Probation Revocations

Probation Revocations

Probation Violation Defense Attorney in Columbus, Ohio

Probation, drug and alcohol addiction treatment, diversion programs for people suffering from mental health problems, and community service are slowly becoming preferred alternatives to jail sentences for misdemeanor and nonviolent felony criminal offenses in Columbus. A state law passed in 2011 essentially forced general and district court judges to impose forms of what the Ohio Revised Code (O.R.C.) calls “community control sanction” instead of lockup for many people who came to court with no criminal history, no evidence of injuring anyone, and a job and family. The goals were, first, to save money and, more importantly to both defendants and their loved ones, to better match penalties to the harm done by crimes ranging from thefts of goods technically worth more than $1,000 but not of great actual value to selling controlled prescription medications illegally to physically fighting with relatives.

Staying out of jail after receiving probation, however, requires complying completely with every action ordered by the court. Ohio law authorizes any law enforcement officer to immediately arrest any person even suspected of committing a parole violation. Misunderstandings are inevitable under such a system, as is the possibility of revising probation terms to make programs more manageable for both a probationer and the court officials responsible for supervising compliance.

Anyone picked up on suspicion of violating his or her parole or other community control sanction in Ohio’s capital city should seek assistance from a dedicated Columbus criminal defense lawyer at Leist Warner. Presenting evidence that shows intent to comply and having the ability to knowledgeably negotiate terms are essential to not having probation revoked.


What Counts as a Probation Violation

Each community control sanction is written specifically for an individual criminal defendant. This means that no set of probation terms is identical to any other; the requirements and the length of time each remains in effect differ for each person. Broadly, and as listed in O.R.C. § 2951.08, doing any of the following can lead to the revocation of parole, provided the action is prohibited or required:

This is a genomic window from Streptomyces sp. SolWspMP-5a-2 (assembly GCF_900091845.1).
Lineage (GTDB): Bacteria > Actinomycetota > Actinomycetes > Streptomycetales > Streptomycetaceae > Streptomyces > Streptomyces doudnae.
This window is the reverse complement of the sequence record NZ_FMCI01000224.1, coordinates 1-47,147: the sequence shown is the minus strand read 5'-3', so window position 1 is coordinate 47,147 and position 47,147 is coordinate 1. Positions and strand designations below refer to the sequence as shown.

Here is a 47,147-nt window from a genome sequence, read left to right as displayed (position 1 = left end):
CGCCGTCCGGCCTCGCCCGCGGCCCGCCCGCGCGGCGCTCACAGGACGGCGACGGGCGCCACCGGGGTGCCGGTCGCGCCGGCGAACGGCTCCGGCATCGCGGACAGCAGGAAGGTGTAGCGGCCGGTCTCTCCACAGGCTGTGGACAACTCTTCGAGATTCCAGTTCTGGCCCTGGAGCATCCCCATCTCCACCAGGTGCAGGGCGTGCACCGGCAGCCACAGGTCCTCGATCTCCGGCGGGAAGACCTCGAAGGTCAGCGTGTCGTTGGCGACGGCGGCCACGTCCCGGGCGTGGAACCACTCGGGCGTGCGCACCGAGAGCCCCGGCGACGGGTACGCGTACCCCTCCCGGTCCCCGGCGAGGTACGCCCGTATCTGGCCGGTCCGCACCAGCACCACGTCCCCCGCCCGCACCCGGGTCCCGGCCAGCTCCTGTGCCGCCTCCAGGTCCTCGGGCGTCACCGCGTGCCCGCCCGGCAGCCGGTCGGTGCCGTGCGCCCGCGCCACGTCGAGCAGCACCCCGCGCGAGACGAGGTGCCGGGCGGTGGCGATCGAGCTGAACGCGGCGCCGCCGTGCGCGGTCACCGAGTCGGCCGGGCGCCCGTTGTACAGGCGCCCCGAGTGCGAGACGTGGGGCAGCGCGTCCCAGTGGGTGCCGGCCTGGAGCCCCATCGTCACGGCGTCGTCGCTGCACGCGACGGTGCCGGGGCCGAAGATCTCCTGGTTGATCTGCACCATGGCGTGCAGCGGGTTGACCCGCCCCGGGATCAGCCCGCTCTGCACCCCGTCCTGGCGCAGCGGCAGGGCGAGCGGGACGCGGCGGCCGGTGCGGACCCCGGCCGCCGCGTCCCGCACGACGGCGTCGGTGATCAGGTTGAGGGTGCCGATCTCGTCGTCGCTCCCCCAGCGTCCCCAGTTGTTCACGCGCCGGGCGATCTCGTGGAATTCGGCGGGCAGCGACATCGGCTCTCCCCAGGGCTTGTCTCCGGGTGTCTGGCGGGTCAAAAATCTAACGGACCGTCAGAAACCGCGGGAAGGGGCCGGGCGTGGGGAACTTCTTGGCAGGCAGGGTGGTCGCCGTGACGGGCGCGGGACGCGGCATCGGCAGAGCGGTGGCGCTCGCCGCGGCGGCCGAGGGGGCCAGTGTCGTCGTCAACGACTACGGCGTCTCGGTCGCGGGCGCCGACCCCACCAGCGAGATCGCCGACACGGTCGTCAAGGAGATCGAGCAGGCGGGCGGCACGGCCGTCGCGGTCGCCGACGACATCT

• Owning, possessing, or using a firearm, deadly weapon, ammunition, or dangerous ordnance (i.e., explosives)
  • Being in a specified structure or geographic area, which usually means ignoring a protective order
  • Leaving house arrest, hospital treatment, inpatient mental health care, or a halfway house without court permission
  • Visiting, speaking with, or trading electronic messages with a prohibited person
  • Doing business with a prohibited person, even when that business is conducted through other people
  • Drinking alcohol and using marijuana, narcotics, or other drugs
  • Skipping drug tests, including disabling an alcohol-monitoring bracelet, or missing substance abuse support group meetings (e.g., Alcoholics Anonymous, Narcotics Anonymous)


What Can Happen After a Probation Violation?

In a worst-case scenario, Ohio law gives an arresting officer three days to contact a probationer’s supervisor, then the relevant statutes permit another 30 days for a court to hold a hearing on whether an actual probation violation occurred. Defendants who lack their own criminal defense attorney can spend more than a month in the Columbus city jail or the Franklin County jail just waiting to learn whether they will face additional penalties.

When a judge does decide that an alleged violation merits revoking an existing probation plan, he or she can order extra hours of community service, a stay at a rehab facility, payment of additional monetary fines and restitution to victims, or a return to jail. Combinations of those penalties are frequently imposed.


Get Help from a Columbus, Ohio Criminal Attorney

Any person placed on probation should have a lawyer who knows them and their case. After an arrest for a charge of violating the terms of your community control sanction, it could be too late to contact a criminal defense lawyer and request assistance with fighting a probation revocation. As noted above, you may spend weeks locked up without even being given a chance to explain why you may have missed an appointment or unintentionally come into contact with a person you needed to avoid. If insufficient evidence to substantiate your version of events is provided, you may then find yourself serving years in prison on a sentence that was initially deferred.

Columbus-based criminal attorneys with Leist Warner know how Ohio parole works, and we may be able to help you understand your court orders and how best to comply with them so you do not end up in jail. Call (614) 222-1000 or contact us through our website to request a no-cost case evaluation.

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